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  20. Mark Bevir (2004). The Unconscious in Social Explanation. Philosophical Psychology 17 (2):181-207.
    The proper range and content of the unconscious in the human sciences should be established by reference to its conceptual relationship to the folk psychology that informs the standard form of explanation therein. A study of this relationship shows that human scientists should appeal to the unconscious only when the language of the conscious fails them, i.e. typically when they find a conflict between people's self-understanding and their actions. This study also shows that human scientists should adopt a broader concept (...)
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  21. Deepali Bezbaruah (1977). Freud's Concept of Unconscious Mental States. Indian Philosophical Quarterly 4 (September):21-24.
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  22. Annette Bitsch (2009). Diskrete Gespenster: Die Genealogie des Unbewussten Aus der Medientheorie Und Philosophie der Zeit. Transcript.
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  23. David M. Black (2006). Positions as Grades of Consciousness: The Case for a Contemplative Position. In Psychoanalysis and Religion in the Twenty-First Century: Competitors or Collaborators? Routledge.
  24. David M. Black (2004). 'A Fact Without Parallel': Consciousness as an Emergent Property. British Journal of Psychotherapy 21 (1):69-82.
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  25. David M. Black (2001). Psychoanalysis and the Function of Consciousness. In Anthony Molino & Christine Ware (eds.), Where Id Was: Challenging Normalization in Psychoanalysis. Disseminations, Psychoanalysis in Contexts. Wesleyan University Press. pp. 47-57.
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  26. Hugo Bleichmar (2004). Making Conscious the Unconscious in Order to Modify Unconscious Processing: Some Mechanisms of Therapeutic Change. International Journal of Psychoanalysis 85 (6):1379-1400.
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  27. Simon Boag (2007). 'Real Processes' and the Explanatory Status of Repression and Inhibition. Philosophical Psychology 20 (3):375 – 392.
    The recent interest in neuroscientific psychodynamic research ('neuropsychoanalysis') has meant that empirical findings are emerging which allow greater public scrutiny of psychodynamic concepts. However, Malcolm Macmillan has claimed that the psychoanalytic cornerstone, repression, is a circular explanatory concept and incapable of referring to a "real process." This paper discusses Macmillan's criticism and finds that repression is a coherent explanatory term and is not precluded from referring to real processes. Specifically, 'neural inhibition,' triggered by social factors, can account for Freudian repression, (...)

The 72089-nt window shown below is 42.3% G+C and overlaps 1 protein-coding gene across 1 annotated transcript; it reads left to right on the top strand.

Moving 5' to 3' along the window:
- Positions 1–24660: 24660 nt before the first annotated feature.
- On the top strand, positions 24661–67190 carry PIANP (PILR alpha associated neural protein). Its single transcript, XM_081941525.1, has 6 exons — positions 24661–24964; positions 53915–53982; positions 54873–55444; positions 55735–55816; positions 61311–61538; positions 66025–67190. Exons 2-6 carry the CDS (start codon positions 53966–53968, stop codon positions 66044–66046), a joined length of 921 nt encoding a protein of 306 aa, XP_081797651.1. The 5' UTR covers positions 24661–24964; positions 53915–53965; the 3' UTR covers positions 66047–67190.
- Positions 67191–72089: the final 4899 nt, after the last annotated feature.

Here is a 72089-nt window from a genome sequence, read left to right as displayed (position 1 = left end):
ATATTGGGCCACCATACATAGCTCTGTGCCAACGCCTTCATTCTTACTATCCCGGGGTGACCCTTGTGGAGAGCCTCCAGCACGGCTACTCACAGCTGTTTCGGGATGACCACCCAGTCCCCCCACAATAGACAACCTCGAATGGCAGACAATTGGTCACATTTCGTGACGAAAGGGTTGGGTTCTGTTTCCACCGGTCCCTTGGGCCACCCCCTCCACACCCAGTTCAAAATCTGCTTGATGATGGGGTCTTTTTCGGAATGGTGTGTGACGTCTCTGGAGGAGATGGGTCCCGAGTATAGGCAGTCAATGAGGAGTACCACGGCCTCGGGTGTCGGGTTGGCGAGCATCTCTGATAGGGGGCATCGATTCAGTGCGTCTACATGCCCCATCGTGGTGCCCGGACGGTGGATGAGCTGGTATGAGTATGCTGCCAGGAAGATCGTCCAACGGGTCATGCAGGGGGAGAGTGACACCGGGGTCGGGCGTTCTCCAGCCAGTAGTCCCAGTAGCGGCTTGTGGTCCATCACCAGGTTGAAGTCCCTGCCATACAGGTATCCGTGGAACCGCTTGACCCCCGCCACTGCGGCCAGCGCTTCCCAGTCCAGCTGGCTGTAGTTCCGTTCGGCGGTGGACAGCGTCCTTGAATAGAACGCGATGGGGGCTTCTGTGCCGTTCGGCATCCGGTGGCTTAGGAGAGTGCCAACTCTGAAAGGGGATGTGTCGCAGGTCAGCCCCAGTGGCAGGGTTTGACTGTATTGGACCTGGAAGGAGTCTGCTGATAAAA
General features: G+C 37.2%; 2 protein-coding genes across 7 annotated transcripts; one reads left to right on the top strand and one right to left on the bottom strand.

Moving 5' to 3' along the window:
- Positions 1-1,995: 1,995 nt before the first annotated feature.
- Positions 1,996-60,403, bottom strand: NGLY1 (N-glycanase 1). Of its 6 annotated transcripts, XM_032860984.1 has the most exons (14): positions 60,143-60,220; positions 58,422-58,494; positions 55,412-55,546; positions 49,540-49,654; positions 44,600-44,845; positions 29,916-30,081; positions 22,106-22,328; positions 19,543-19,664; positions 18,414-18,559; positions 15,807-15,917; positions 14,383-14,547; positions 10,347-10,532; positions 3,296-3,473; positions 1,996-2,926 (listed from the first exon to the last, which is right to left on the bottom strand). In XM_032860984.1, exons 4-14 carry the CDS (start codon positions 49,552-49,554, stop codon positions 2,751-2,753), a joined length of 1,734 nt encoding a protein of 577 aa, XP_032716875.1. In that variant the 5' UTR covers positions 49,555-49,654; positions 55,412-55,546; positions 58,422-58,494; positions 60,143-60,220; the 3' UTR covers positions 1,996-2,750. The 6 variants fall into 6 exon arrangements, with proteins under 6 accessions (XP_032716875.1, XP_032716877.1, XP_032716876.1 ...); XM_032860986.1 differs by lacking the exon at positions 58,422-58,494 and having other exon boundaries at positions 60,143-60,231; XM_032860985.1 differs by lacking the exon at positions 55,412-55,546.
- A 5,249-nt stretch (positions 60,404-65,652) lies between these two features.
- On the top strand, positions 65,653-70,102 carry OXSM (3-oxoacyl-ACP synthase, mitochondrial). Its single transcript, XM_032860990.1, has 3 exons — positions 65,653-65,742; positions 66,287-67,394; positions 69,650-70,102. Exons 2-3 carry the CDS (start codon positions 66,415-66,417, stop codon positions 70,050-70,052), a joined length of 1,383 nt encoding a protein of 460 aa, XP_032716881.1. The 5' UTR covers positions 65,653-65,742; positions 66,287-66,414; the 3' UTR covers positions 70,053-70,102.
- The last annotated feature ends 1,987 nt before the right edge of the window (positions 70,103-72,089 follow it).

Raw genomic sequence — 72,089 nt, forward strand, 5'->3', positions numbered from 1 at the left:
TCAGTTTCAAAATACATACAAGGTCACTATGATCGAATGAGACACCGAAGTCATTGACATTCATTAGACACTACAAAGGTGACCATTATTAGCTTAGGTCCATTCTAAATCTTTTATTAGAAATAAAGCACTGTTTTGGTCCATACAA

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  28. Mikkel Borch-Jacobsen (2005). Simulating the Unconscious. Psychoanalysis and History 7 (1):5-20.
  29. Robert F. Bornstein & J. M. Masling (1998). Introduction: The Psychoanalytic Unconscious. In Robert F. Bornstein & Joseph M. Masling (eds.), Empirical Perspectives on the Psychoanalytic Unconscious. American Psychological Association.
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  30. Robert F. Bornstein & Joseph M. Masling (eds.) (2002). The Psychodynamics of Gender and Gender Role. Empirical Studies in Psychoanalytic Theories, Vol. 10. American Psychological Association.
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  31. Robert F. Bornstein & Joseph M. Masling (eds.) (1998). Empirical Perspectives on the Psychoanalytic Unconscious. American Psychological Association.
  32. Julia Borossa (1992). Psychoanalytic Battles. Studies in History and Philosophy of Science Part A 23 (4):681-689.
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  33. Gregory Boudreaux (1977). Freud on the Nature of Unconscious Mental Processes. Philosophy of the Social Sciences 7 (March):1-32.
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  34. J. Bouveresse (1995). Wittgenstein Reads Freud: The Myth of the Unconscious. Princeton University Press.
    Did Freud present a scientific hypothesis about the unconscious, as he always maintained and as many of his disciples keep repeating? This question has long prompted debates concerning the legitimacy and usefulness of psychoanalysis, and it is of utmost importance to Lacanian analysts, whose main project has been to stress Freud's scientific grounding. Here Jacques Bouveresse, a noted authority on Ludwig Wittgenstein, contributes to the debate by turning to this Austrian-born philosopher and contemporary of Freud for a candid assessment of (...)
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  35. Gordon H. Bower (1990). Awareness, the Unconscious, and Repression: An Experimental Psychologist's Perspective. In Jerome L. Singer (ed.), Repression and Dissociation. University of Chicago Press. pp. 209--231.